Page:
– Dennis,
Life, Fermented


About Dennis
Home brewer, home chef, garage tinkerer. Author of Life Fermented blog.

4 Responses to Beer Recipe: “Imposter” German Dark ‘Lager’

  1. Jon D says:

    Good timing on this article using Melanoidin Malt. I’ve got several pounds of it (from an order mix up) and I’m not finding a lot of recipes using it.
    Also on your minor temp problem, I came up with an inexpensive way to keep my ale ferment at a nice even keel. Using a medium/large sized plastic tote ($5 for a red/green one after Christmas) and a submersible aquarium heater. Fill the tote half way up with water and let the heater stabilize at the temp you want, drop in your fermenter and forget about it. I use some StarSan to keep the water from growing any microbs. I don’t brew a lot, but I brewed 3 batches of ale over the winter and the temp stayed rock solid at 68 F all day and night.
    Now that summer is coming up I’m going to try keeping things cool by alternating 2L frozen pop bottles. I keep my house A/C down around 78-80 F during the summer. So I figure 1 or 2 pop bottle in the water bath during the heat of the day should do it.
    Because the fermenter (be it bucket or carboy) is surrounded by quite a bit of additional water, the temperature changes very slowly and is not as much of a chore to monitor. It will also carry away any extra heat during early stages of primary fermentation. I’m thinkin’ this should even be more stable than a dedicated refrigerator with thermostat. I don’t know about trying to lager with this setup, but as for ale, so far it’s working great.

    • Dennis says:

      Hi Jon,
      On the melanoidin malt: this is fast becoming a favorite malt of mine. I’ve found (and many others recommend) adding 0.5 to 1 lb/ 1/4 to 1/2 kilo to help boost the malt character of any beer. If its a lighter variety of the malt, or if you’re wanting a malt bomb, you can go much higher.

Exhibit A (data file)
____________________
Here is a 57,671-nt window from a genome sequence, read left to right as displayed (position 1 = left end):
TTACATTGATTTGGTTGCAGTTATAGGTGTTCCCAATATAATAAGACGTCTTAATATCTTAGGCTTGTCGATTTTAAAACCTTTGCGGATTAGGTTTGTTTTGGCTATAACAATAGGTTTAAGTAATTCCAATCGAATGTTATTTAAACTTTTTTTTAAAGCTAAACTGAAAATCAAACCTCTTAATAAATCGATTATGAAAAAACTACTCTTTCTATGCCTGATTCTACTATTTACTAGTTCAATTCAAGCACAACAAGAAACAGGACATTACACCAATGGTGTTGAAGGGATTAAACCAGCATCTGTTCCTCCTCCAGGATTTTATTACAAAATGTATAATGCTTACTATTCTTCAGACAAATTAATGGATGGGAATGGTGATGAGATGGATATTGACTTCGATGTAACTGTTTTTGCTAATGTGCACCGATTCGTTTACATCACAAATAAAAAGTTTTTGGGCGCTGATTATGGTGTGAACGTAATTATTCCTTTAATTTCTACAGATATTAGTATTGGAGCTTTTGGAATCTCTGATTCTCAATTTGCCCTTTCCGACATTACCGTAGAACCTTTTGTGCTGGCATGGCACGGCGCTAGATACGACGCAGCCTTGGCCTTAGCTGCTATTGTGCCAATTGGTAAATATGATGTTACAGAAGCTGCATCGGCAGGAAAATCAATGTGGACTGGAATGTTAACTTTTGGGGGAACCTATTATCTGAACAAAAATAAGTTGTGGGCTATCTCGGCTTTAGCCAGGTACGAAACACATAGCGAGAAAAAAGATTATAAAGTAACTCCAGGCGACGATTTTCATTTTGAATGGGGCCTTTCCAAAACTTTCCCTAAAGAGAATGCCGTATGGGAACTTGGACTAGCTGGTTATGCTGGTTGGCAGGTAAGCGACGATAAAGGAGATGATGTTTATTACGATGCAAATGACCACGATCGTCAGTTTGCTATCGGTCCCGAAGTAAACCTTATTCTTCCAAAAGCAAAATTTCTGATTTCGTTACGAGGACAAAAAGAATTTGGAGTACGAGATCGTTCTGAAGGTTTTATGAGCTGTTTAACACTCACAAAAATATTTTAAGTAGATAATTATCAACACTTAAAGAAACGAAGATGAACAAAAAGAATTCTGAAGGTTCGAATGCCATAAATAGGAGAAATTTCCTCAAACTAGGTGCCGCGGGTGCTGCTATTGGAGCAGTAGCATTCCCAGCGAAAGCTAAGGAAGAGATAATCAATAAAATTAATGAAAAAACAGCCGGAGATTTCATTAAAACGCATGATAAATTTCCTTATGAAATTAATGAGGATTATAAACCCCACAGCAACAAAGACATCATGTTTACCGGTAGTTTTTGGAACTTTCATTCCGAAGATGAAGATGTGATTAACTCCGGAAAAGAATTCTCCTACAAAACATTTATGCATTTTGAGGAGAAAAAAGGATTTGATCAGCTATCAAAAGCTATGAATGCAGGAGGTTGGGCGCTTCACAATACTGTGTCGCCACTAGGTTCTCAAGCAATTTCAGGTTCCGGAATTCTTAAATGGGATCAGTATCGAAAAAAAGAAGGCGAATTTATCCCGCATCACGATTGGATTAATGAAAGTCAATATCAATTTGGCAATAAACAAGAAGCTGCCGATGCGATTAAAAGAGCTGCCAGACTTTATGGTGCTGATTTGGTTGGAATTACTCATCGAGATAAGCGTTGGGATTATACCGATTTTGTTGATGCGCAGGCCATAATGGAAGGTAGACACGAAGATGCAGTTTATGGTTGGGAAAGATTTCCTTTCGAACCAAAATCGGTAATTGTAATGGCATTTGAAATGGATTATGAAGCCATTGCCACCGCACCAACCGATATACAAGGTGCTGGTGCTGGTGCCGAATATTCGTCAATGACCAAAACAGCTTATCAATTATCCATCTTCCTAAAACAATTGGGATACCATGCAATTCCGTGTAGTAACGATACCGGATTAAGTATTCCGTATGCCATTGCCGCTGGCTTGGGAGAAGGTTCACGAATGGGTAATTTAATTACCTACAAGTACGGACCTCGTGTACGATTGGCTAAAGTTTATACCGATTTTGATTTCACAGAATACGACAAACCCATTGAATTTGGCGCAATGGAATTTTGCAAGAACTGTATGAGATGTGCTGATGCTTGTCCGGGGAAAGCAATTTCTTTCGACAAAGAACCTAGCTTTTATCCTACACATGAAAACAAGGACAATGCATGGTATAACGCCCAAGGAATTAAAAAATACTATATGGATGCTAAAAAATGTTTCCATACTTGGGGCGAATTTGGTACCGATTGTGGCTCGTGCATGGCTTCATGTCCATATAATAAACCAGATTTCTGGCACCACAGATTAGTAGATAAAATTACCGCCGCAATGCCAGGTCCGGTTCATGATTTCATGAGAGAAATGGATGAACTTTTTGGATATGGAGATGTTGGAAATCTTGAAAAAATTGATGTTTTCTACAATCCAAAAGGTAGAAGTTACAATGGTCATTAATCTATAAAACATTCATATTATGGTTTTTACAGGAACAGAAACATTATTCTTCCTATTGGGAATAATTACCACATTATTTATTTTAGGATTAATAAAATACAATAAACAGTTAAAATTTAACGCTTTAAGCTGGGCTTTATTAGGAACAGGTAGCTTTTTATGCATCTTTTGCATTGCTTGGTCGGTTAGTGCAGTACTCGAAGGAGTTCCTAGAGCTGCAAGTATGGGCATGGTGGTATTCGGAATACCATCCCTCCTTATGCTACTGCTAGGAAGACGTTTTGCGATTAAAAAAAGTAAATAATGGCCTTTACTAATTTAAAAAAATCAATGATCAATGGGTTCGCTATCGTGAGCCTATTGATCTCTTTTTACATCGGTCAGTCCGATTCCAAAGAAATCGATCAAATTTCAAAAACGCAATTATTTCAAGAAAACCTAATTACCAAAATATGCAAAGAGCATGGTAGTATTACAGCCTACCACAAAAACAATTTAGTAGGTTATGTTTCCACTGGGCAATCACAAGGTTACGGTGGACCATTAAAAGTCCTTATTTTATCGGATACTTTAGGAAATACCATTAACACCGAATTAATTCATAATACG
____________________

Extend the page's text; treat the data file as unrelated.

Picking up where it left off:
As for the temperature control, I have heard of many using this technique successfully. Out of shear laziness and cheapness I usually just try to brew in season as much as possible instead of messing with control. And it makes putting together my brew schedule a bit more interesting. Saison in the summer, RIS in the winter!

  2. Jon D. says:

    To follow up on the aquarium heater in the plastic storage tote idea. The weather has started to ramp up (107 F today) and I found (as you may have already guessed) that the swapping out of frozen soda bottles to keep the temp in range has gotten to be quite tedious. Depending on where my wife desired the air conditioning set at, kept throwing me off on when to change out the bottle(s) and it actually fell too low for a half day on a golden ale I’m trying keep steady at 65-66 degrees. That batch is destined for the upcoming homebrew club festival booth. I hope I didn’t goof it up goofing around.
    Anyway, vacation is over and I gotta’ go back to work so I bit the bullet and pulled out the wallet for a Johnson digital thermostat for the garage frig. It goes against my grain because I like to keep things simple and or cheap, but I realized I can’t be running home at lunch just to check the temp on the fermenter and the simple part was fading fast. At first I felt a little ill about it, but once I had the new gadget installed it didn’t take long to come to peace with the purchase. I’ve already started looking at some lager recipes to try in the future and I’ll still use the tote because it did work great till the summer heat hit us. You know now I don’t have to do the mad brew-as much-as-possible during the Spring and Fall. I can smooth this out into almost all year. OK, I feel better. Brew on.

    • Dennis says:

      I’m jealous! I think you will not regret the purchase. But alas, I just can’t convince myself to pull the trigger on a temp controller, as much as I know I should.

      Your golden should be fine. The only problem might be that if it dropped too low, your ferment may have stalled. But thats doubtful unless it fell far and fast, or if its a Belgian or saison yeast, which are notorious for being finicky with falling temps.

      In any event, you really only need to keep it at temp for the first 2 or 3 days. A slight rise at the end as the bubbles slow will actually help the fermentation finish strong and clean things up a bit faster. I keep a small lamp in my brew cabinet for just this purpose- no matter what temp I ferment at, I always like to bump it up a few degrees as it finishes.

      – Dennis